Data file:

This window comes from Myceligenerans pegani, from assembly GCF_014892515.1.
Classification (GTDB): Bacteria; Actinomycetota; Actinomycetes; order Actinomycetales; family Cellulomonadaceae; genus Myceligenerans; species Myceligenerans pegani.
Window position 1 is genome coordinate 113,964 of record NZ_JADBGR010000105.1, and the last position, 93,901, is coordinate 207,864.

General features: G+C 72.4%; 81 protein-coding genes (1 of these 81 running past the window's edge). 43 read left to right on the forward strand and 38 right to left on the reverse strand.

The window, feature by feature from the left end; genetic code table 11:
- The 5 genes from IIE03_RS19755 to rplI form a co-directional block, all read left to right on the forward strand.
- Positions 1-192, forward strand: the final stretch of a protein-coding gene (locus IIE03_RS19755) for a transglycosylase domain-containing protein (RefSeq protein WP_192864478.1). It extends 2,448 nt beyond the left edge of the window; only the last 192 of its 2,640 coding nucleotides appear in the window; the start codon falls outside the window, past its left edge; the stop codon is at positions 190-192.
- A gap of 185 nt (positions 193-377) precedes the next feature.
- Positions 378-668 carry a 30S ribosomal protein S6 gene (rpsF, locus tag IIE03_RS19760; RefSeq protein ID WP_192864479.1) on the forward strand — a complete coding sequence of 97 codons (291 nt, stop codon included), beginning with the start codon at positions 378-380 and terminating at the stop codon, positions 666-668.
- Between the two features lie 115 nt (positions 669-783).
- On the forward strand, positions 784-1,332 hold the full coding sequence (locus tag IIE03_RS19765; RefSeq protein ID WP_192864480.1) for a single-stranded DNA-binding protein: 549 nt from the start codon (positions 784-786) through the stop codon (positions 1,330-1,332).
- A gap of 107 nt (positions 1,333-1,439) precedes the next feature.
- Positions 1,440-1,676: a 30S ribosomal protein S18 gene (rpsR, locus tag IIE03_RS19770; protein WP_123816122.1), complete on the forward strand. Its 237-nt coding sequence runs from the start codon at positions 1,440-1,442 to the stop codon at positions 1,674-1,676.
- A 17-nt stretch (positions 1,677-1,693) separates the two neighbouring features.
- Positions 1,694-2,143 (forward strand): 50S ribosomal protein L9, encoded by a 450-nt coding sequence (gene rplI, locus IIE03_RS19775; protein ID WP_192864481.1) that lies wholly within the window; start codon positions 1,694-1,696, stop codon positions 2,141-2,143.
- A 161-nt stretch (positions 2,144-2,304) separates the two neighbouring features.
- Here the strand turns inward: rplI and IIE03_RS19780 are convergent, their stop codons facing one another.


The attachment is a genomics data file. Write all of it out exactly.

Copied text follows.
This window comes from Myceligenerans pegani, from assembly GCF_014892515.1.
Classification (GTDB): Bacteria; Actinomycetota; Actinomycetes; order Actinomycetales; family Cellulomonadaceae; genus Myceligenerans; species Myceligenerans pegani.
Window position 1 is genome coordinate 113,964 of record NZ_JADBGR010000105.1, and the last position, 93,901, is coordinate 207,864.

General features: G+C 72.4%; 81 protein-coding genes (1 of these 81 running past the window's edge). 43 read left to right on the forward strand and 38 right to left on the reverse strand.

The window, feature by feature from the left end; genetic code table 11:
- The 5 genes from IIE03_RS19755 to rplI form a co-directional block, all read left to right on the forward strand.
- Positions 1-192, forward strand: the final stretch of a protein-coding gene (locus IIE03_RS19755) for a transglycosylase domain-containing protein (RefSeq protein WP_192864478.1). It extends 2,448 nt beyond the left edge of the window; only the last 192 of its 2,640 coding nucleotides appear in the window; the start codon falls outside the window, past its left edge; the stop codon is at positions 190-192.
- A gap of 185 nt (positions 193-377) precedes the next feature.
- Positions 378-668 carry a 30S ribosomal protein S6 gene (rpsF, locus tag IIE03_RS19760; RefSeq protein ID WP_192864479.1) on the forward strand — a complete coding sequence of 97 codons (291 nt, stop codon included), beginning with the start codon at positions 378-380 and terminating at the stop codon, positions 666-668.
- Between the two features lie 115 nt (positions 669-783).
- On the forward strand, positions 784-1,332 hold the full coding sequence (locus tag IIE03_RS19765; RefSeq protein ID WP_192864480.1) for a single-stranded DNA-binding protein: 549 nt from the start codon (positions 784-786) through the stop codon (positions 1,330-1,332).
- A gap of 107 nt (positions 1,333-1,439) precedes the next feature.
- Positions 1,440-1,676: a 30S ribosomal protein S18 gene (rpsR, locus tag IIE03_RS19770; protein WP_123816122.1), complete on the forward strand. Its 237-nt coding sequence runs from the start codon at positions 1,440-1,442 to the stop codon at positions 1,674-1,676.
- A 17-nt stretch (positions 1,677-1,693) separates the two neighbouring features.
- Positions 1,694-2,143 (forward strand): 50S ribosomal protein L9, encoded by a 450-nt coding sequence (gene rplI, locus IIE03_RS19775; protein ID WP_192864481.1) that lies wholly within the window; start codon positions 1,694-1,696, stop codon positions 2,141-2,143.
- A 161-nt stretch (positions 2,144-2,304) separates the two neighbouring features.
- Here the strand turns inward: rplI and IIE03_RS19780 are convergent, their stop codons facing one another.